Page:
After a month of hesitation and reports of high-level intrigue in Tehran, Iran's new government let it be known yesterday that on Feb. 19 it will replace Ardeshir Zahedi, the shah's controversial ambassador to the United States.

The decision carries major political significance according to some analysts here. It appears to underscore the political eclipse of Shah Mohammed Reza Pahlavi and points to a changing mood in the Iranian army's leadership, which previously had insisted that Zahedi's presence in Washington was essential.

Zahedi continues to be the shah's most trusted political ally and has styled himself "the shah's ambassador" since the Iranian monarch left Iran on Jan. 16 and was replaced by the government of Prime Minister Shahpour Bakhtiar.

Since then, Zahedi has been commuting between Morocco, where the shah has settled for the time being, and various U.S. cities to look after the shah's interests and family. Opposition figures, including some diplomats from his own embassy, have accused Zahedi of trying to mount a plot to restore the shah to the throne by force.

The political turmoil in Iran has also engulfed the embassy in Washington. The majority of the embassy's estimated dozen career foreign service diplomats have walked off their jobs in a continuing series of political and professional protests or have been put on leave by Zahedi.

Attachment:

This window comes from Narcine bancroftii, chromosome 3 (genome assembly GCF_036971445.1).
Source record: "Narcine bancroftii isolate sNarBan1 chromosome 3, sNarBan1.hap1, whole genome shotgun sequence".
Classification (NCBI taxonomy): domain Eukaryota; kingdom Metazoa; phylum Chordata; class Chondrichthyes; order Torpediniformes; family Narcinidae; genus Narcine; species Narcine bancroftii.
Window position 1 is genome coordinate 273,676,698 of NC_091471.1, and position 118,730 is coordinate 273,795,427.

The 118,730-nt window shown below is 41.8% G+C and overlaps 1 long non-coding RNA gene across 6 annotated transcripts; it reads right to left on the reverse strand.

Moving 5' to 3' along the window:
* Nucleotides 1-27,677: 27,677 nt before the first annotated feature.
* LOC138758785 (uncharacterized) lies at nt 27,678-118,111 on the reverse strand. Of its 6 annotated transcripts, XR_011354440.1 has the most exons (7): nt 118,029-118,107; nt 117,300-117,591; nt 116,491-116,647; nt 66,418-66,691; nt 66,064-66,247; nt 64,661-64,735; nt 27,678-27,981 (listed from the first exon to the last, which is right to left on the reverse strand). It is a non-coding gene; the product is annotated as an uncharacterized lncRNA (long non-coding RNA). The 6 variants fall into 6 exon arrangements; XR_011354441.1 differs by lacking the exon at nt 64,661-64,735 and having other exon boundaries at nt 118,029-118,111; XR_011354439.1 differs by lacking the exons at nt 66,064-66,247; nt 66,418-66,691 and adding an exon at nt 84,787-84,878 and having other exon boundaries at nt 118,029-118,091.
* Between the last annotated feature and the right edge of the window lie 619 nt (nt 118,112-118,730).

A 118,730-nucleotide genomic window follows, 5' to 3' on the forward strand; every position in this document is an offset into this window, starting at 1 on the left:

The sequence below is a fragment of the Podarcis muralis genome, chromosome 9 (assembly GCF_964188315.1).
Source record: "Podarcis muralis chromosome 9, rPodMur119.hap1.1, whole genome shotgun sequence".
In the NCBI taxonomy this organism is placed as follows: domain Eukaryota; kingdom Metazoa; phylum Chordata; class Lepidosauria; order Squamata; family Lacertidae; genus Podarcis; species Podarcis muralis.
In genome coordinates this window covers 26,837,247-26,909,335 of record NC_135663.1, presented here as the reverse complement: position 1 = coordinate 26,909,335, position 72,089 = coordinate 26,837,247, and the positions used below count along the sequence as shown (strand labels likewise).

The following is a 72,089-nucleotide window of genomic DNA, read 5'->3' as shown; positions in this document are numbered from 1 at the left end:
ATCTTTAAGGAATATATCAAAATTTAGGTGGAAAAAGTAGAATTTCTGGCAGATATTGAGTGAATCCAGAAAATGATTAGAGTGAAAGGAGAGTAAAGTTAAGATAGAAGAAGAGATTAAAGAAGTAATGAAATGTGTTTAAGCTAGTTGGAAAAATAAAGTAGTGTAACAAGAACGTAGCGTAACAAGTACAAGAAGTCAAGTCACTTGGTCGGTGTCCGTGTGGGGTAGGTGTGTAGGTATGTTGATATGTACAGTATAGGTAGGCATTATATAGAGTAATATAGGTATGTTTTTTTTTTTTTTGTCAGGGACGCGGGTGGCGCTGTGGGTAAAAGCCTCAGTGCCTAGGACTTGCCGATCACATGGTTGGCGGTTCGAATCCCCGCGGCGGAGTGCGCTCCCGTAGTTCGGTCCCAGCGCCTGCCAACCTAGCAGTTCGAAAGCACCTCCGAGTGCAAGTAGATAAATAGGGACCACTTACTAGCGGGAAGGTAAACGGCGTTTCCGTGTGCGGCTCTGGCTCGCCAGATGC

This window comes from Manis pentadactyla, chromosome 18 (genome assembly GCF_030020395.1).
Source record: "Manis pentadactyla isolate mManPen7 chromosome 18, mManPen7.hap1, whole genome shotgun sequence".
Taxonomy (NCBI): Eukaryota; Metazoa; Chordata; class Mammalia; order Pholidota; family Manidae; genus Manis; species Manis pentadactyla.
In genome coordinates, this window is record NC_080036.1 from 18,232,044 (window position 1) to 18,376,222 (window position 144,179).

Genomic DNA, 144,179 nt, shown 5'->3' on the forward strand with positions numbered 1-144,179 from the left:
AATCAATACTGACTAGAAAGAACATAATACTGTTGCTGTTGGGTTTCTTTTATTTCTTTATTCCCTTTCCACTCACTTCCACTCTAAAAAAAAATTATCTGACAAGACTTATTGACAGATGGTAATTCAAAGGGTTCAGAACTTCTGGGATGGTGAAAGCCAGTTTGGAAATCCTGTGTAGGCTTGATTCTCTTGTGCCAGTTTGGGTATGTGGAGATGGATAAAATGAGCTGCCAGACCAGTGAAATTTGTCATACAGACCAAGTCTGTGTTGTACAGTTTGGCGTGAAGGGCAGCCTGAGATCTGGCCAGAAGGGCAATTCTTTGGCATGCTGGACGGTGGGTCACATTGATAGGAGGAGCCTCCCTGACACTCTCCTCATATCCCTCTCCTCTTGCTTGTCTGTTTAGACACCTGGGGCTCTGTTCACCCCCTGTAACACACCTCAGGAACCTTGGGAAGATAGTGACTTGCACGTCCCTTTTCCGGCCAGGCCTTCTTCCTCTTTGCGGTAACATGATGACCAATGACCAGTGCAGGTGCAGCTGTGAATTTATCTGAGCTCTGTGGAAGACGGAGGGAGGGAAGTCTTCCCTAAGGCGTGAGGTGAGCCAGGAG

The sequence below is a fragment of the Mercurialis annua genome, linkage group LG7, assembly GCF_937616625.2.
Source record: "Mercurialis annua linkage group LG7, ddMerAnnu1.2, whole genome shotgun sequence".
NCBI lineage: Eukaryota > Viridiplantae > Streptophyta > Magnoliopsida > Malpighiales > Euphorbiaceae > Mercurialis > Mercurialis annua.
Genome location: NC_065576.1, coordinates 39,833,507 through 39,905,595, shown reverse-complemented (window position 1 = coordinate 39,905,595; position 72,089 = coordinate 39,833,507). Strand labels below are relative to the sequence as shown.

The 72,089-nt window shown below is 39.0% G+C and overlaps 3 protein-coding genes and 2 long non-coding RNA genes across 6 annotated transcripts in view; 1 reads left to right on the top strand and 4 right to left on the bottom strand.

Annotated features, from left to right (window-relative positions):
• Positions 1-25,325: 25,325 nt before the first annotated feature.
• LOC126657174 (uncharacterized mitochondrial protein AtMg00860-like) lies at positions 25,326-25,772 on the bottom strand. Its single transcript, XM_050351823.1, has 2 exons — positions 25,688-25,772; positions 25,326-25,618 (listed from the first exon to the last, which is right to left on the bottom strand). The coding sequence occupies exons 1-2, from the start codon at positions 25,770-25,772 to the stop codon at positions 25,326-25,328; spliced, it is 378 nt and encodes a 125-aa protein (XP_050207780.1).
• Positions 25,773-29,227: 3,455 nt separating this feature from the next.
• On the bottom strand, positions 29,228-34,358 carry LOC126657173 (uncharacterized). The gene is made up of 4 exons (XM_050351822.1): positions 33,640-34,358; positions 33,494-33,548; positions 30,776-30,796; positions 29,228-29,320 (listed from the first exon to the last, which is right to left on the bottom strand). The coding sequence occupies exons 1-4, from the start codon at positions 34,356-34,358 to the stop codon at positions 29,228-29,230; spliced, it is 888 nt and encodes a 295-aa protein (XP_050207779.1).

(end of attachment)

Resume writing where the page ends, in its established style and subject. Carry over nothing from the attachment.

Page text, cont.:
Divided into two groups, the dissident diplomats have appealed to the State Department and to the Foreign Ministry in Tehran to withdraw the accreditation of Zahedi and of his security chiefs, Maj. Gen. Mokhateb Rafii and Capt. Cyrus Baharmast, who took control of the embassy away from the dissidents last week in Zahedi's absence.

Reports of the embassy takeover touched off demonstrations against Zahedi in the Foreign Ministry in Tehran, according to Iranian sources. The reports may have led to a statement by Bakhtiar's foreign minister, Ahmed Mir-Fendereskei, that Zahedi's tenure in Washington is being "terminated."

The embassy's press counselor, Ali Akbar Tabatabai, said that the embassy had been informed that Zahedi's resignation has been accepted by the Foreign Ministry and that his last day as ambassador would be Feb. 19. Zahedi reportedly was in California yesterday.

The Foreign Ministry advised the embassy two weeks ago that Zahedi's resignation had been accepted, but withdrew the announcement of it after military leaders intervened with Bakhtiar's government and asked that Zahedi be kept on for the time being, according to diplomatic sources.

State Department spokeswoman Jill Schuker said the administration had no reason to doubt press accounts of the foreign minister's statements, but could give no date for the resignation.